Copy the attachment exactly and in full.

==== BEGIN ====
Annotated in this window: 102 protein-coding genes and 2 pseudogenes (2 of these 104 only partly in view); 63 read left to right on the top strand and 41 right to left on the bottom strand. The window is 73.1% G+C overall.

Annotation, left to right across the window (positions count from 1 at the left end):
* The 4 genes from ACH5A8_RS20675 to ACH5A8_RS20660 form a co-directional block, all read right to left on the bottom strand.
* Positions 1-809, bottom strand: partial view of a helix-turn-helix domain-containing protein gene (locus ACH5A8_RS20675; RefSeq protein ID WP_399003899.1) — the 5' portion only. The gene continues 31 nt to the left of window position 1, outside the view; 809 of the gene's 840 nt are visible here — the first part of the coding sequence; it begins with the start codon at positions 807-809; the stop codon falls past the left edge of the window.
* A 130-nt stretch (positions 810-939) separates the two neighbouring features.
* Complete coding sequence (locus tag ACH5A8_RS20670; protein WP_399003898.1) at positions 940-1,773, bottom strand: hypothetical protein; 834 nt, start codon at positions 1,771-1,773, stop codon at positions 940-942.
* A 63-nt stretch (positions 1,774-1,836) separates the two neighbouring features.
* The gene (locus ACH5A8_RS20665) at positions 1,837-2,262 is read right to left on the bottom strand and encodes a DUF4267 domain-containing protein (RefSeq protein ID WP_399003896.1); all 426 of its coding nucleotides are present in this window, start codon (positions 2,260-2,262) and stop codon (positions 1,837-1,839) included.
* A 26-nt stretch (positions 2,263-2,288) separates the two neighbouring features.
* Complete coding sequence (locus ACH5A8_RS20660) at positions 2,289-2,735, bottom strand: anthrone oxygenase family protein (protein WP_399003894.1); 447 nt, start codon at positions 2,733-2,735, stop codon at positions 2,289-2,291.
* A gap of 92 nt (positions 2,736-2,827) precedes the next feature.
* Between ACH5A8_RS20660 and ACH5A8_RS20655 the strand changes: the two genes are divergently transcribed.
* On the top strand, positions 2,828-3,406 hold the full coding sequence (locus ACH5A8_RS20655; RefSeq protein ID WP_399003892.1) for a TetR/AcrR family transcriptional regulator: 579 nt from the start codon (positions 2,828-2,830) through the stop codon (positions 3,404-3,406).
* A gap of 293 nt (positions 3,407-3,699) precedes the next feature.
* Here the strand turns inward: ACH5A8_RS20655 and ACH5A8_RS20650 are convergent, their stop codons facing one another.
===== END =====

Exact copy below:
Annotated in this window: 102 protein-coding genes and 2 pseudogenes (2 of these 104 only partly in view); 63 read left to right on the top strand and 41 right to left on the bottom strand. The window is 73.1% G+C overall.

Annotation, left to right across the window (positions count from 1 at the left end):
* The 4 genes from ACH5A8_RS20675 to ACH5A8_RS20660 form a co-directional block, all read right to left on the bottom strand.
* Positions 1-809, bottom strand: partial view of a helix-turn-helix domain-containing protein gene (locus ACH5A8_RS20675; RefSeq protein ID WP_399003899.1) — the 5' portion only. The gene continues 31 nt to the left of window position 1, outside the view; 809 of the gene's 840 nt are visible here — the first part of the coding sequence; it begins with the start codon at positions 807-809; the stop codon falls past the left edge of the window.
* A 130-nt stretch (positions 810-939) separates the two neighbouring features.
* Complete coding sequence (locus tag ACH5A8_RS20670; protein WP_399003898.1) at positions 940-1,773, bottom strand: hypothetical protein; 834 nt, start codon at positions 1,771-1,773, stop codon at positions 940-942.
* A 63-nt stretch (positions 1,774-1,836) separates the two neighbouring features.
* The gene (locus ACH5A8_RS20665) at positions 1,837-2,262 is read right to left on the bottom strand and encodes a DUF4267 domain-containing protein (RefSeq protein ID WP_399003896.1); all 426 of its coding nucleotides are present in this window, start codon (positions 2,260-2,262) and stop codon (positions 1,837-1,839) included.
* A 26-nt stretch (positions 2,263-2,288) separates the two neighbouring features.
* Complete coding sequence (locus ACH5A8_RS20660) at positions 2,289-2,735, bottom strand: anthrone oxygenase family protein (protein WP_399003894.1); 447 nt, start codon at positions 2,733-2,735, stop codon at positions 2,289-2,291.
* A gap of 92 nt (positions 2,736-2,827) precedes the next feature.
* Between ACH5A8_RS20660 and ACH5A8_RS20655 the strand changes: the two genes are divergently transcribed.
* On the top strand, positions 2,828-3,406 hold the full coding sequence (locus ACH5A8_RS20655; RefSeq protein ID WP_399003892.1) for a TetR/AcrR family transcriptional regulator: 579 nt from the start codon (positions 2,828-2,830) through the stop codon (positions 3,404-3,406).
* A gap of 293 nt (positions 3,407-3,699) precedes the next feature.
* Here the strand turns inward: ACH5A8_RS20655 and ACH5A8_RS20650 are convergent, their stop codons facing one another.